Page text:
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7 Great Winter Backpacking Trips

Travel south and stay warm for a long walk on these worthy winter trails

Snag that bucket-list view of Torres del Paine on Patagonia's W Trek. (gcoles/iStock)
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Travel south and stay warm for a long walk on these worthy winter trails

Don't put your tent in storage just yet. During our colder months, some great southern hemisphere trails shine and a few too-hot-for-summer circuits open up in our southerly states and in the Caribbean. From a couple of weeks to a few days, here are some worthy long walks to take this winter that don't involve snow.

W Trek, Patagonia

35 miles; 4 days; November to March

 

A photo posted by cjlopez (@cjlopezo) on

On the W Trek in Chile's Torres Del Paine National Park, you’re never far from view of the iconic, glaciated granite spires that sore eight thousand feet into the air above Patagonia. The trek boasts stunning mountain scenery: turquoise alpine lakes, enormous glaciers, and beech forests covered in old man's beard. Weather on this track is notoriously temperamental but is most stable during our winter. Intrepid runs tours for the uninitiated, but if you've been on an overnight and feel comfortable navigating in a Spanish-speaking country, you can do it yourself. Tack on a few more days to do the Circuit—a 10-day, 52-mile journey around the entire Torres Del Paine National Park, including the W.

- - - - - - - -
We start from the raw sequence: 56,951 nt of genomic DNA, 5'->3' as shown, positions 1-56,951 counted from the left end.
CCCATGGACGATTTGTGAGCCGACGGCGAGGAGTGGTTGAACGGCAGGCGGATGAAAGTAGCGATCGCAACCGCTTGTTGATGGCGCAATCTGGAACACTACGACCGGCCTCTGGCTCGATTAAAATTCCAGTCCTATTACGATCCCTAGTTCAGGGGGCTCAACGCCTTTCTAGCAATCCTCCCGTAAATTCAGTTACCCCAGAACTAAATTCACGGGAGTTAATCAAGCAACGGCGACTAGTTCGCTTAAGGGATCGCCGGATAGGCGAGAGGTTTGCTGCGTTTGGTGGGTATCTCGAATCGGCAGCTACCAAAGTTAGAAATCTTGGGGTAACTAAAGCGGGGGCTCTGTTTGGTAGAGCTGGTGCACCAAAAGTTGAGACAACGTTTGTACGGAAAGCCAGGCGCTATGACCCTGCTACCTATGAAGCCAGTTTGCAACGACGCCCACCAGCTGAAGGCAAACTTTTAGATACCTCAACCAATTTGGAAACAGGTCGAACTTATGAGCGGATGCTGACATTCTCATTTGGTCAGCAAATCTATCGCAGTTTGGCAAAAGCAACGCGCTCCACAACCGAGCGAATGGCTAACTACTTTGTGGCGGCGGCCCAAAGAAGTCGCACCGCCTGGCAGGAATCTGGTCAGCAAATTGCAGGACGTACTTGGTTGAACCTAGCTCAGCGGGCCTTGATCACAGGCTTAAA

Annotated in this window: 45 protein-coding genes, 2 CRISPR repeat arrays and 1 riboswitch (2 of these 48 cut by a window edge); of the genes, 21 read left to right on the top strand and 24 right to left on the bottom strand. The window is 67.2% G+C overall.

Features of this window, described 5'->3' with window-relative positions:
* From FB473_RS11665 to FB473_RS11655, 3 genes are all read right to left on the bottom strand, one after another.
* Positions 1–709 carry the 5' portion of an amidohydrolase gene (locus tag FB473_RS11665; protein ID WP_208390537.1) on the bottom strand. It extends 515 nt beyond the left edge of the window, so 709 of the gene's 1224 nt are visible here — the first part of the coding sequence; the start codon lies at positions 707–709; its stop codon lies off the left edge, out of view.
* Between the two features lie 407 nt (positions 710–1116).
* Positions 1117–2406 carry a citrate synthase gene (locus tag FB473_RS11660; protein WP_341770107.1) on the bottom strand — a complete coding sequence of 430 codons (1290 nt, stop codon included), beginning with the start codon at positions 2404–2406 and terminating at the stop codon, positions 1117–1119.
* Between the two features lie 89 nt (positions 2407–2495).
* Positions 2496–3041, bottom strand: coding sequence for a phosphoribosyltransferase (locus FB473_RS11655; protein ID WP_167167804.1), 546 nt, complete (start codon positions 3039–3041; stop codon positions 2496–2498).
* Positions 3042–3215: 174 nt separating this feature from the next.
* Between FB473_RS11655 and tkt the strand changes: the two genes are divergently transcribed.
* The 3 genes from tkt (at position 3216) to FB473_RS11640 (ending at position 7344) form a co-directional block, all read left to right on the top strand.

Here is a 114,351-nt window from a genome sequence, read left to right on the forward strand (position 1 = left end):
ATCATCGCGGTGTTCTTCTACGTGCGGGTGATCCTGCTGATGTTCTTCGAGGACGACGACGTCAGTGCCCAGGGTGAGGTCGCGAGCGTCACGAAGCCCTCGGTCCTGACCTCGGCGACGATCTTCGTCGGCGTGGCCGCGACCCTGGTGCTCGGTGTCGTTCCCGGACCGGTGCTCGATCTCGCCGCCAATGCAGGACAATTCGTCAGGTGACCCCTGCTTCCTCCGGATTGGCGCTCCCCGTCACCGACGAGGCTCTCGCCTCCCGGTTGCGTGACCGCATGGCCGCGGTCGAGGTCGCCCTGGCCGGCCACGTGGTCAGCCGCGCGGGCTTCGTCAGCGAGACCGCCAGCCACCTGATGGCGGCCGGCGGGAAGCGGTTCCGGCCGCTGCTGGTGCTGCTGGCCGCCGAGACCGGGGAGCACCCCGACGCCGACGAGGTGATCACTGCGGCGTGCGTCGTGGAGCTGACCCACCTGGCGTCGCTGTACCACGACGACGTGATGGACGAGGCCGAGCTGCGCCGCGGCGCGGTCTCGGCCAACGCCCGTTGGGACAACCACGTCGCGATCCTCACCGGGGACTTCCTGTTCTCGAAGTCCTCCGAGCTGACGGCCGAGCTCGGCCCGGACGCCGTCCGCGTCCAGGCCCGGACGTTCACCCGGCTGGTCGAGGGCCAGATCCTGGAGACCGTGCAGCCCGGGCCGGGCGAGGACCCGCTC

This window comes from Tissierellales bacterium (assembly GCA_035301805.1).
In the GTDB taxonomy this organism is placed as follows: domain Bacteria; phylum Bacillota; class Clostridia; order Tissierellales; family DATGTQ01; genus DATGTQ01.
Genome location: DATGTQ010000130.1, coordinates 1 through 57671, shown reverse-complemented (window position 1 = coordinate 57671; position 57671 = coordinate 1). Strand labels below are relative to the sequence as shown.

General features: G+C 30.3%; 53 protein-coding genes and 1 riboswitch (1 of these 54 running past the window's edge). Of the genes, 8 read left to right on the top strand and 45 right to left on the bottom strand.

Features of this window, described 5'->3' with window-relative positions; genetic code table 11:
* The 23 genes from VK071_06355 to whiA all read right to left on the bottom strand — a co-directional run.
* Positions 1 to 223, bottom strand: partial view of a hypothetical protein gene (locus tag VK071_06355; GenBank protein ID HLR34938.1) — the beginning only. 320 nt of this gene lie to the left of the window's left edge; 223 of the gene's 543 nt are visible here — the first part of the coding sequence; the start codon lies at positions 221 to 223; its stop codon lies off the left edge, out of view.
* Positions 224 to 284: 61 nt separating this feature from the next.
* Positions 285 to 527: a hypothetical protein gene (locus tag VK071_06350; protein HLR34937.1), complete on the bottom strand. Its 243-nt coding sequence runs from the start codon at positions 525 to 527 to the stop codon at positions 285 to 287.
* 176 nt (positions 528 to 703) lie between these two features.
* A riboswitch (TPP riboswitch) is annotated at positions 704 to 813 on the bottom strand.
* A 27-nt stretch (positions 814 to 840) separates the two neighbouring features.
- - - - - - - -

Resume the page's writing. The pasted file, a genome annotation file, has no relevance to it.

Ozark Highlands Trail, Arkansas

165 contiguous miles (218 total); 10-14 days; October to Early February

 

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The Ozark Highlands Trail is one of the few American trails etched into the wilderness mostly by hikers, who completed a large portion of system after federal funding stopped flowing in the early 80s. Switchbacks and connectors sling you east and west over ridgelines and flat topped mountains (maxing out at 2,380 feet), littered with creeks, ponds, and a forest of red cedars, white oak and pawpaw groves. In summer, the water sources tend to dry up but the humidity soars. It's doable in fall and spring—just be wary of cold and wet March and April weather—but if you go in winter, when the days are in the mid-50s and night's at around freezing, you'll have the place all to yourself. Stock up in Fayetteville about 45 minutes away. Only have a few days? The 37 mile stretch between Fairview and Ozone is especially beautiful.


Tongariro Northern Circuit, New Zealand

3-4 days; 27 miles; December to April